a, b In an atomic medium with non-zero magnetization induced by a σ+-polarized drive field, the σ+- and σ-polarized signals propagate at different velocities and experience different absorption losses. c The energy diagram of typical atoms or atomic-like emitters, with degenerate ground Zeeman levels (\(\left|g\right\rangle\)) and the allowing optical transitions to excited energy levels (\(\left|e\right\rangle\), \(\left|f\right\rangle\)). The drive field (\(\left|g\right\rangle \to \left|e\right\rangle\)) induces the magnetization of the atoms as the population concentrates to one side of the Zeeman levels, which leads to the different response to σ+- and σ-polarized signals (\(\left|g\right\rangle \to \left|f\right\rangle\)) due to selection rules. d The illustration of absorption and dispersion in a magnetized atomic medium for σ+- and σ-polarized signals. Absorption dominates in the shadow region where the signal is near-resonant to the atomic transitions, while dispersion dominates for off-resonant cases.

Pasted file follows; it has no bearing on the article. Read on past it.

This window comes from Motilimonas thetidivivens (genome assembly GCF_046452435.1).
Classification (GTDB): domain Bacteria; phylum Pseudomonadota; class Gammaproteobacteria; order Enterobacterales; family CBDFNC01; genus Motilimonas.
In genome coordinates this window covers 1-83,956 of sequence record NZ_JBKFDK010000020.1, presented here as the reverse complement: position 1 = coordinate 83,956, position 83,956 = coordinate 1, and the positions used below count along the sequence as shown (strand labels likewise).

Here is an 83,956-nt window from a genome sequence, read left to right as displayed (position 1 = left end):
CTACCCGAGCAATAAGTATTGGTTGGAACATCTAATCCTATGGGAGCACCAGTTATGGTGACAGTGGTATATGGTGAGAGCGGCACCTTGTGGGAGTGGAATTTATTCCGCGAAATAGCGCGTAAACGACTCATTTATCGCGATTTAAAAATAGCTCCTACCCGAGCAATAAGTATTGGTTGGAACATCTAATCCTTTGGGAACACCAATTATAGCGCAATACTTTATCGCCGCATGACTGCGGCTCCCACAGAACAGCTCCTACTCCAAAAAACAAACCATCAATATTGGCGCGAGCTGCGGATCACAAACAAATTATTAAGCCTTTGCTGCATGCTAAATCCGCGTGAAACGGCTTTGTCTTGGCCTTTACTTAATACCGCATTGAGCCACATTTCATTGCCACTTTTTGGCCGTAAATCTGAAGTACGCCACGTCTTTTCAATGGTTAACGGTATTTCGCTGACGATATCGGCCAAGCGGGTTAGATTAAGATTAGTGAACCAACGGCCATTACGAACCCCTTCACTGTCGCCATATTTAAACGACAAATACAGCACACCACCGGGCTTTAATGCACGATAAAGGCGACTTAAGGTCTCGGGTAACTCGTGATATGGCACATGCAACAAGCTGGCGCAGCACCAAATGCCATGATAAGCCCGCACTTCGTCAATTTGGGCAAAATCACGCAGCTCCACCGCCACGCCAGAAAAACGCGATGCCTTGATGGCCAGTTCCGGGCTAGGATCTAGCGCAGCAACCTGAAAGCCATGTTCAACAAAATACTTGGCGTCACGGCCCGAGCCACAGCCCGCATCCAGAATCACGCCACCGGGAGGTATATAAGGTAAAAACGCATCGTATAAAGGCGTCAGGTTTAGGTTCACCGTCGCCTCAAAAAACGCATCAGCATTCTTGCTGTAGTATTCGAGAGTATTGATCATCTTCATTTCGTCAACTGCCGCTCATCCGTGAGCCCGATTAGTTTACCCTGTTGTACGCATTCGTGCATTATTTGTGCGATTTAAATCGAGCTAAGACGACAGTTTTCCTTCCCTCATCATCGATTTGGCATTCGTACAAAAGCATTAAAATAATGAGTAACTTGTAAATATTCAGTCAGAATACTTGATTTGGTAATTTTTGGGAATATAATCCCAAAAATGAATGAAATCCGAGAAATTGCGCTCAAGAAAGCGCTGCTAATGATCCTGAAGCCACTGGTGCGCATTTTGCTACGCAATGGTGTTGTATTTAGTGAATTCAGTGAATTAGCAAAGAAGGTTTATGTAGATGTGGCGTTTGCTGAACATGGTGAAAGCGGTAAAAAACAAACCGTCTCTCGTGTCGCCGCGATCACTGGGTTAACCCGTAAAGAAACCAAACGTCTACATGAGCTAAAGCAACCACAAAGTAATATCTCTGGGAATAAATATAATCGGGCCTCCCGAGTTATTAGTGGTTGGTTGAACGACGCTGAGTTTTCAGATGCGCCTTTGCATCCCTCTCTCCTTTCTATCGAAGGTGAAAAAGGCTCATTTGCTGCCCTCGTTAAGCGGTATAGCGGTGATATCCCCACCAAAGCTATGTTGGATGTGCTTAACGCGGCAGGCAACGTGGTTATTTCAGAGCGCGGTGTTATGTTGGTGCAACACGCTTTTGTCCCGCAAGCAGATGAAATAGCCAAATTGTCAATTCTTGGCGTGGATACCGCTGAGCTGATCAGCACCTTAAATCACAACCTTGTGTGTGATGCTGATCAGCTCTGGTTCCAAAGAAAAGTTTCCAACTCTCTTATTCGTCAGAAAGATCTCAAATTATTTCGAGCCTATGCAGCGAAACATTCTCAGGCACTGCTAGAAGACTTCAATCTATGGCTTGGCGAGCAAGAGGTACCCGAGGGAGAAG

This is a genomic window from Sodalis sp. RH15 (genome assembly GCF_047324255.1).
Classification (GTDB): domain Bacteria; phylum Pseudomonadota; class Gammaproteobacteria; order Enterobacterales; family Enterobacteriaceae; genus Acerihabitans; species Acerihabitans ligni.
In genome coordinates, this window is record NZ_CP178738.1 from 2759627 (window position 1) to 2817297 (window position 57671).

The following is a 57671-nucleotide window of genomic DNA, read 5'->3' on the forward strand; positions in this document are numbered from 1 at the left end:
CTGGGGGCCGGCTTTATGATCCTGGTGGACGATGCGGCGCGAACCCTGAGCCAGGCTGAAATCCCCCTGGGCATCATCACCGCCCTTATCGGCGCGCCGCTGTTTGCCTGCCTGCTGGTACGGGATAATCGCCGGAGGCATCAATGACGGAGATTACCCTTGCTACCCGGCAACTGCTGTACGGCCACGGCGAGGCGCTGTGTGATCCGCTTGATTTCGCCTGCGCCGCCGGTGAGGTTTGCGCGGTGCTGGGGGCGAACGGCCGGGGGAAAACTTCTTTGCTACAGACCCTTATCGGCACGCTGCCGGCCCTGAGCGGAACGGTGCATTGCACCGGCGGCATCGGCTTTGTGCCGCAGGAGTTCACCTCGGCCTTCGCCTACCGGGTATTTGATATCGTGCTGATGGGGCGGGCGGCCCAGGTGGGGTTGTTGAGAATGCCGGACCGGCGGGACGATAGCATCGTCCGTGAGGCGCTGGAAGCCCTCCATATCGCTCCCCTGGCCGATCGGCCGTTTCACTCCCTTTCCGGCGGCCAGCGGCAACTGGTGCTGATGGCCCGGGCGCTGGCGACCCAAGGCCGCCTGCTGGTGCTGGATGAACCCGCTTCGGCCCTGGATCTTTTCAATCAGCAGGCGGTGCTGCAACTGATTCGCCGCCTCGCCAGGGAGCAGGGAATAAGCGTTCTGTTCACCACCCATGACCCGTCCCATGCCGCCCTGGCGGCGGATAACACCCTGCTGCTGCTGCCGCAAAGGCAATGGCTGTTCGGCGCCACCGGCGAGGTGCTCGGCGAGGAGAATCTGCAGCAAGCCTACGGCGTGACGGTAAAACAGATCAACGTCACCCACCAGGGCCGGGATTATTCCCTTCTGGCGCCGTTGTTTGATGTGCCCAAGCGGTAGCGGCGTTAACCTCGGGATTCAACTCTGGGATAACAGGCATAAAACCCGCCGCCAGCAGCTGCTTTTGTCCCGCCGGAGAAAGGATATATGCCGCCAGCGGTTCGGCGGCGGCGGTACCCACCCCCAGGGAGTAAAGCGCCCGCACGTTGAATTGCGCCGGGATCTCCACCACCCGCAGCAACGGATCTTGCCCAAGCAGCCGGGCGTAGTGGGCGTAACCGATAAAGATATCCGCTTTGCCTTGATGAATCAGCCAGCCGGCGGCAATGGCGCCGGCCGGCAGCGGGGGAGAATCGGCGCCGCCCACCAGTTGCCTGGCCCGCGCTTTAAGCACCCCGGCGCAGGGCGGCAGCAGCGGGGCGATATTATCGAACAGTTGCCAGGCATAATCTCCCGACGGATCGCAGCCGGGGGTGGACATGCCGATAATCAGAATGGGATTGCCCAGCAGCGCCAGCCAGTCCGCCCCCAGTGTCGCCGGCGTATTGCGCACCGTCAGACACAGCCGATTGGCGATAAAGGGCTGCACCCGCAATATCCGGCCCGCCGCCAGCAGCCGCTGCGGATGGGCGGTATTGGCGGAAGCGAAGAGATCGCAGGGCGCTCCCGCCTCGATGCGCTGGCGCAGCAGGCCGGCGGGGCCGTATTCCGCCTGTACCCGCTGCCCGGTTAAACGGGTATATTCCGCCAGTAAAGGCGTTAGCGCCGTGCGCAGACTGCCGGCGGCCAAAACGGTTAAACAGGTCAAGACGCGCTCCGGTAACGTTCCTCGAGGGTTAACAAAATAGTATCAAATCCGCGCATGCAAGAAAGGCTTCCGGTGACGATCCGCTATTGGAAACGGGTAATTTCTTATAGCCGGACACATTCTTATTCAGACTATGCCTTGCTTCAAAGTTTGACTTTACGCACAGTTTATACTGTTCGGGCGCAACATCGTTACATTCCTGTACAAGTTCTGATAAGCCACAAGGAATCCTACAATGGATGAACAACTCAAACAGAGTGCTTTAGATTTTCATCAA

Figure 1(d) illustrates the OIM-induced circular birefringence and dichroism, as the polarized medium induces velocity and absorption change to the probe signals. When the circularly polarized probe signal is off-resonant to the atoms (with detuning Δ), the atoms induce effective phase change  1/Δ while the absorption is suppressed to  1/Δ2. Different from the conventional Faraday effect, where the external magnetic field induces the Zeeman energy level shifts and thereby circular birefringence, our scheme bases on ground state magnetization of the atoms induced by circularly polarized drive. The scheme is also distinct from previous nonlinear optical schemes11,12,13,14,15,16,17,18,19,20, where the phase-matching condition breaks the time-reversal symmetry of light. The drive field could be applied to any ancillary transition that couples to the target ground levels and is not necessary to be coherent with the signal. Therefore, the scheme allows broad bandwidth non-reciprocity beyond the limitation of phase-matching, permits more convenient filtration of drive laser, and the device would not induce noises for signals. It is also noted that the population condition illustrated in Fig. 1(c) is not strictly required for realizing non-reciprocity, because the time-reversal symmetry could be achieved as long as the uniform population distribution over all mF states is broken to produce nonzero net spin polarization.